Houston Texans: Was Brock Osweiler Given Enough Time At QB?

As we meander into the Houston Texans off season, there’s continues to be uncertainty at the quarterback position.

As we meander into the Houston Texans off season, there’s continues to be uncertainty at the quarterback position.

As you know, around this same time last year, the Houston Texans were locked in on Brock Osweiler, eventually singing him last spring to a four-year, $72 million deal with $38 million guaranteed.

We were all hopeful and rooting for the success of Osweiler considering that he played quite decent with the Denver Broncos in place of the injured Peyton Manning.

But you know how the rest went.

The quarterback position became one of uncertainty again as Brock continued to throw interception after interception, going from one bad decision to another.

Then the musical chairs started again when Osweiler was benched in Week 13 in favor of Tom Savage, our heralded but quite brittle backup quarterback because of his poor play.

After Savage suffered a concussion in the last week of the season, Bill O’Brien had to turn back to Osweiler to complete the rest of the season, including playoffs.

He, of course, was recently traded to the Cleveland Browns along with Houston’s 2018 2nd round pick to get relief from his Texas-sized contract.

So that’s the end of that chapter.

Or is it?

David Carr, the Houston Texans first quarterback, had some insight to give in regard to what Osweiler had to deal with through the season.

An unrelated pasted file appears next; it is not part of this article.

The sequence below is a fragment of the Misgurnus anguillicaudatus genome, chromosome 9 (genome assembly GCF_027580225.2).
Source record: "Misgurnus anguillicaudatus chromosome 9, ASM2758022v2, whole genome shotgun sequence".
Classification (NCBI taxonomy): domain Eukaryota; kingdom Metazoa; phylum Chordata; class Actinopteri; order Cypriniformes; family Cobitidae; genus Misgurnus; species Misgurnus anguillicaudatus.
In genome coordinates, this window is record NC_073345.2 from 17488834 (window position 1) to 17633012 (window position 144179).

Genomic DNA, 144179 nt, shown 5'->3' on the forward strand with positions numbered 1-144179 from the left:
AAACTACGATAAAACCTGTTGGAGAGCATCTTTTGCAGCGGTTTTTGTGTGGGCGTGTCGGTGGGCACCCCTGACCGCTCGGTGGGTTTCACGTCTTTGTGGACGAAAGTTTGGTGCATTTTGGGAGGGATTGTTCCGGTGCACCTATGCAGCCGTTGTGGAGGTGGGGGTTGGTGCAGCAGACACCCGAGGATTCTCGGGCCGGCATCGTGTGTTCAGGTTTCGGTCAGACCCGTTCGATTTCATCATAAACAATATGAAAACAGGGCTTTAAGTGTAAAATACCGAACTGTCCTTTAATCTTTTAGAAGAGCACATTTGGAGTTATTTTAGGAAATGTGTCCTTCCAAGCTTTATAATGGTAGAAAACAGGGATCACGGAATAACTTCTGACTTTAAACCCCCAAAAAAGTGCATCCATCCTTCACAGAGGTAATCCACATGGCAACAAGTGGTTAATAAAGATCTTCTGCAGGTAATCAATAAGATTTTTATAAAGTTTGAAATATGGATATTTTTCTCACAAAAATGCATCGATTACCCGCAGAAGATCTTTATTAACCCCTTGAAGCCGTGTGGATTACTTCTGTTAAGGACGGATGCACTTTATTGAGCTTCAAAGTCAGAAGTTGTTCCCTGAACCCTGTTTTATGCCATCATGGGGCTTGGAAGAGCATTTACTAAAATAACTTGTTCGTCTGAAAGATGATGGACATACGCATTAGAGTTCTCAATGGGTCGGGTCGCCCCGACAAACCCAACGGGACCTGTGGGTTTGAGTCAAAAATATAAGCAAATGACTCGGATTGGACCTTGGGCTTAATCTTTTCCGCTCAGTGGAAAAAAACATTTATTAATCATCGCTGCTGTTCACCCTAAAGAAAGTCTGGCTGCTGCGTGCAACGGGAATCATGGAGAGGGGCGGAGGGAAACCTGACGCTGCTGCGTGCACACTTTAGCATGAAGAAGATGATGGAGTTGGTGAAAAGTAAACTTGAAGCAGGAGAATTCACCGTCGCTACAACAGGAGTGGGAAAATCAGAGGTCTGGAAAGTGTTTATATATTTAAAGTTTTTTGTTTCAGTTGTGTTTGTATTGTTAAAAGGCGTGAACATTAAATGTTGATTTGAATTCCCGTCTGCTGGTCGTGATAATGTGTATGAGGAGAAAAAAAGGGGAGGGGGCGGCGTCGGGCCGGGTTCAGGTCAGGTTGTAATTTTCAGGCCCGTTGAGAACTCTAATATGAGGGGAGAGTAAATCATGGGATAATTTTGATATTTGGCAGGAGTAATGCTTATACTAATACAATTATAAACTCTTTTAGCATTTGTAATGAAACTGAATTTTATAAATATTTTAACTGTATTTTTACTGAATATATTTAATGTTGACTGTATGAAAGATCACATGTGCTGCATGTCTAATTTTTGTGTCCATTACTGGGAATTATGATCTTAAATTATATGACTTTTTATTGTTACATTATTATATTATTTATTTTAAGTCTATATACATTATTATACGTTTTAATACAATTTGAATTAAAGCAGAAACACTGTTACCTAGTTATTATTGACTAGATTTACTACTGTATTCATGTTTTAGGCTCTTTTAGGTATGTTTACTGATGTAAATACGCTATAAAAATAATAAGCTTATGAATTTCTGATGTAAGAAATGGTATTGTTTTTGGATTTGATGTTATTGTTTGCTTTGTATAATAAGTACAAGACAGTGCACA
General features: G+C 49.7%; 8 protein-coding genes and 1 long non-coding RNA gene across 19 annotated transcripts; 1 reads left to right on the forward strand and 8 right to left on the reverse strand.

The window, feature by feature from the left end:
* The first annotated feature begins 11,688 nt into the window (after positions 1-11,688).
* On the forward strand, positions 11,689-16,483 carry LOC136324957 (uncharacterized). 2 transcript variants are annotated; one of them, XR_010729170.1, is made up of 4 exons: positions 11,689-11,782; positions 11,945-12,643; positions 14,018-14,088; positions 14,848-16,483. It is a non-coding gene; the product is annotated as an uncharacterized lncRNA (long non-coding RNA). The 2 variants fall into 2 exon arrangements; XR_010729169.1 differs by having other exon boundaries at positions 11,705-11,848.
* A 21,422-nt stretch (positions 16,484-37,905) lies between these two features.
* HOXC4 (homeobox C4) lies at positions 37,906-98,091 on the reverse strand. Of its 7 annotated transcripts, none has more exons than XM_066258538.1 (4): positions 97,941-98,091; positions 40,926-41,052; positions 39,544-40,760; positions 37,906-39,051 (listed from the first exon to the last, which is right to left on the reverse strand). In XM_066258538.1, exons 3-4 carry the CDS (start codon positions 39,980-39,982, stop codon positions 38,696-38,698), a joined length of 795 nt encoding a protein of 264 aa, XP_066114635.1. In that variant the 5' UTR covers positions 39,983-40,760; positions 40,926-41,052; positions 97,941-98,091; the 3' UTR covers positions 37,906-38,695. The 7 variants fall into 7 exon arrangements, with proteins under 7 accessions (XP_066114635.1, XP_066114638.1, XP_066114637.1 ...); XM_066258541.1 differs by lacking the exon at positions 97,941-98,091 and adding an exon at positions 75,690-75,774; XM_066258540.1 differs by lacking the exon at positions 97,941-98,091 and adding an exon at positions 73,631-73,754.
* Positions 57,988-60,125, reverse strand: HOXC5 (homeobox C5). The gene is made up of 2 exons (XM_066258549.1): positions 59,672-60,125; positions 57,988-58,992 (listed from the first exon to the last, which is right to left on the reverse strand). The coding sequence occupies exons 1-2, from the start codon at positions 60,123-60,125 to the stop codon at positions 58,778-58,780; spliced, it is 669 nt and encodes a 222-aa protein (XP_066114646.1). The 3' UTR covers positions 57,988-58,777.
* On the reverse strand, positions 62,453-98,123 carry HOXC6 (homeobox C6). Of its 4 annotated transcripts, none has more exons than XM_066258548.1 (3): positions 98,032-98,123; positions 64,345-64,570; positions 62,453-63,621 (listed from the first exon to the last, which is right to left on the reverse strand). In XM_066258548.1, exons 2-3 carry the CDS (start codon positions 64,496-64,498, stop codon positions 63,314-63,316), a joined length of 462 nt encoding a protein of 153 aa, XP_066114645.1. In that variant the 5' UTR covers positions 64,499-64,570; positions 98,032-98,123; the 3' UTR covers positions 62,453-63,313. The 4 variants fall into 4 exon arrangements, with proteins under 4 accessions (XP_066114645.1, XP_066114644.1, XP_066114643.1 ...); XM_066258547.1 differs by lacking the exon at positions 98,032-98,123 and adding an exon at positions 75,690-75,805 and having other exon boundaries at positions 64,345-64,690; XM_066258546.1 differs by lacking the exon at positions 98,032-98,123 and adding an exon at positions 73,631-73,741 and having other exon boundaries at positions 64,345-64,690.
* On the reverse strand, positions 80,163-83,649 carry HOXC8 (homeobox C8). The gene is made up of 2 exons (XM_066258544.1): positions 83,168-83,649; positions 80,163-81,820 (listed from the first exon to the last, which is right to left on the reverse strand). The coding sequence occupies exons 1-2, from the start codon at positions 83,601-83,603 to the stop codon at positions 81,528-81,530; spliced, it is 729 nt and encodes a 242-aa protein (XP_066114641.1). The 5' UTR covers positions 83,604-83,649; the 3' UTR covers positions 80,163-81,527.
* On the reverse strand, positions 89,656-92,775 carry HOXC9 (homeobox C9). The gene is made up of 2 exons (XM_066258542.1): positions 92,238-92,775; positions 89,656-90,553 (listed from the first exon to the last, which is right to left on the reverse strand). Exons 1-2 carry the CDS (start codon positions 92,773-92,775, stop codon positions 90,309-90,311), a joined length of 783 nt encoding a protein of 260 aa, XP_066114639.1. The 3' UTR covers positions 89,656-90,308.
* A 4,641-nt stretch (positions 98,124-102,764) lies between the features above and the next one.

He too understood but definitely had more time — five seasons — to get acclimated to the offense that Dom Capers/Gary Kubiak ran.

Here’s what he had to say via the Chron’s David Barron:

“Gary Kubiak’s system in Denver was so different,” Carr said. “It was completely different than what Bill (O’Brien) was asking him to do in Houston with the option routes and young receivers. There wasn’t enough time.”

He also added this tidbit:

“I look at the guys they’ve had in Houston (during O’Brien’s tenure) and they haven’t been given a lot of time. I don’t know how you get much continuity at the position by rotating guys in so much, especially with the offense you’re running. There is a comfort level involved, and you can’t match that in 10 months.”

Carr may be right about that assertion but in a contact sport that’s the epitome of high-stakes, results must delivered or else other measures have to be made to ensure that they are.

In this case, Brock was more of casualty instead of an asset.

But Carr was quick not to criticize O’Brien’s offense, offering praises:

“There is nothing wrong with Bill’s system. The Patriots have been successful using it,” Carr said. “But what the Patriots have that the Texans don’t have is a quarterback with a ton of experience. And the guys who play wide receiver for the Patriots, they get it.

It’s unfortunate for the Texans, the fans and the city of Houston to witness such a jettison but it was one that had to be made.

There was too much collateral damage done as a result of his underwhelming and it was time for a fresh start.

Rick Smith pulled of the unthinkable by making this trade so let us all revel in what opportunities this will offer us fans later down the line.

I’m just looking forward to seeing who will be the next QB for the Texans.

We shall find out soon enough.

Go Texans.